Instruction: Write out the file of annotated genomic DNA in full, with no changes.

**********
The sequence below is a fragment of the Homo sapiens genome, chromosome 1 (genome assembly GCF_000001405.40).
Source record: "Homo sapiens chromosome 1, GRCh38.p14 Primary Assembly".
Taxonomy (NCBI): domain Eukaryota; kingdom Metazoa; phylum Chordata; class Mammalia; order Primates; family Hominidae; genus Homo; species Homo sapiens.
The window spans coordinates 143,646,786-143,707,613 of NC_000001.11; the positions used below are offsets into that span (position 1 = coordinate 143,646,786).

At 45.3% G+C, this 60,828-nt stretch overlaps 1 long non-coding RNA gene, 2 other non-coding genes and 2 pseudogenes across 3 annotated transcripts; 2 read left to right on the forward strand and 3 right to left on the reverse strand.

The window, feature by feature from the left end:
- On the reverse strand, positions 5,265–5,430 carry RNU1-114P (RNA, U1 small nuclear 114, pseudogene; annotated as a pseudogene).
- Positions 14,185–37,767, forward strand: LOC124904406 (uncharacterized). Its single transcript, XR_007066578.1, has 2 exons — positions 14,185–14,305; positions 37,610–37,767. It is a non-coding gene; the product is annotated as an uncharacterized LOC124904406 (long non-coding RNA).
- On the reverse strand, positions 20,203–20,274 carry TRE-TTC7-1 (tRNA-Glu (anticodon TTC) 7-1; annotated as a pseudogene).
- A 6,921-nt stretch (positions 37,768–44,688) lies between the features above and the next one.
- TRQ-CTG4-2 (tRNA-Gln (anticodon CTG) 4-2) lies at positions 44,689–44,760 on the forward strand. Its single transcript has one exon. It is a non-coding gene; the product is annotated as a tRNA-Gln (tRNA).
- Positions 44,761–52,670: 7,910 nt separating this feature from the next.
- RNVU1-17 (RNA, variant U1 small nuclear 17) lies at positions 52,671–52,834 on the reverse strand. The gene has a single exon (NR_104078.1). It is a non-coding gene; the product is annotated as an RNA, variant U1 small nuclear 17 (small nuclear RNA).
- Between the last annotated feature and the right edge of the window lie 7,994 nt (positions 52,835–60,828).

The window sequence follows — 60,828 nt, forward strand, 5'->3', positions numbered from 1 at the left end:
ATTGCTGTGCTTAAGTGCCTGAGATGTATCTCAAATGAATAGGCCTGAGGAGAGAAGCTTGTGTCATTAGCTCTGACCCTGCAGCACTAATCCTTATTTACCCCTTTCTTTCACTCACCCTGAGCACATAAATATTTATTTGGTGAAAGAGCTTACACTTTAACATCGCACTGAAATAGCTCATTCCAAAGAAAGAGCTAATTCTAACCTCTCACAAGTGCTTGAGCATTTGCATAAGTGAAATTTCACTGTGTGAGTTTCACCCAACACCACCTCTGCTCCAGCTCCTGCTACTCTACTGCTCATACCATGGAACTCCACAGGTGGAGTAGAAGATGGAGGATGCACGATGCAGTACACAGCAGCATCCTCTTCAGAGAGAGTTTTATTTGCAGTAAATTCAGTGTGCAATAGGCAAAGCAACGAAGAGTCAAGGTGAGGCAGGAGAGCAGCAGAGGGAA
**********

The sequence below is a fragment of the Homo sapiens genome, chromosome 1 (genome assembly GCF_000001405.40).
Source record: "Homo sapiens chromosome 1, GRCh38.p14 Primary Assembly".
Taxonomy (NCBI): domain Eukaryota; kingdom Metazoa; phylum Chordata; class Mammalia; order Primates; family Hominidae; genus Homo; species Homo sapiens.
The window spans coordinates 143,646,786-143,707,613 of NC_000001.11; the positions used below are offsets into that span (position 1 = coordinate 143,646,786).

At 45.3% G+C, this 60,828-nt stretch overlaps 1 long non-coding RNA gene, 2 other non-coding genes and 2 pseudogenes across 3 annotated transcripts; 2 read left to right on the forward strand and 3 right to left on the reverse strand.

The window, feature by feature from the left end:
- On the reverse strand, positions 5,265–5,430 carry RNU1-114P (RNA, U1 small nuclear 114, pseudogene; annotated as a pseudogene).
- Positions 14,185–37,767, forward strand: LOC124904406 (uncharacterized). Its single transcript, XR_007066578.1, has 2 exons — positions 14,185–14,305; positions 37,610–37,767. It is a non-coding gene; the product is annotated as an uncharacterized LOC124904406 (long non-coding RNA).
- On the reverse strand, positions 20,203–20,274 carry TRE-TTC7-1 (tRNA-Glu (anticodon TTC) 7-1; annotated as a pseudogene).
- A 6,921-nt stretch (positions 37,768–44,688) lies between the features above and the next one.
- TRQ-CTG4-2 (tRNA-Gln (anticodon CTG) 4-2) lies at positions 44,689–44,760 on the forward strand. Its single transcript has one exon. It is a non-coding gene; the product is annotated as a tRNA-Gln (tRNA).
- Positions 44,761–52,670: 7,910 nt separating this feature from the next.
- RNVU1-17 (RNA, variant U1 small nuclear 17) lies at positions 52,671–52,834 on the reverse strand. The gene has a single exon (NR_104078.1). It is a non-coding gene; the product is annotated as an RNA, variant U1 small nuclear 17 (small nuclear RNA).
- Between the last annotated feature and the right edge of the window lie 7,994 nt (positions 52,835–60,828).

The window sequence follows — 60,828 nt, forward strand, 5'->3', positions numbered from 1 at the left end:
ATTGCTGTGCTTAAGTGCCTGAGATGTATCTCAAATGAATAGGCCTGAGGAGAGAAGCTTGTGTCATTAGCTCTGACCCTGCAGCACTAATCCTTATTTACCCCTTTCTTTCACTCACCCTGAGCACATAAATATTTATTTGGTGAAAGAGCTTACACTTTAACATCGCACTGAAATAGCTCATTCCAAAGAAAGAGCTAATTCTAACCTCTCACAAGTGCTTGAGCATTTGCATAAGTGAAATTTCACTGTGTGAGTTTCACCCAACACCACCTCTGCTCCAGCTCCTGCTACTCTACTGCTCATACCATGGAACTCCACAGGTGGAGTAGAAGATGGAGGATGCACGATGCAGTACACAGCAGCATCCTCTTCAGAGAGAGTTTTATTTGCAGTAAATTCAGTGTGCAATAGGCAAAGCAACGAAGAGTCAAGGTGAGGCAGGAGAGCAGCAGAGGGAA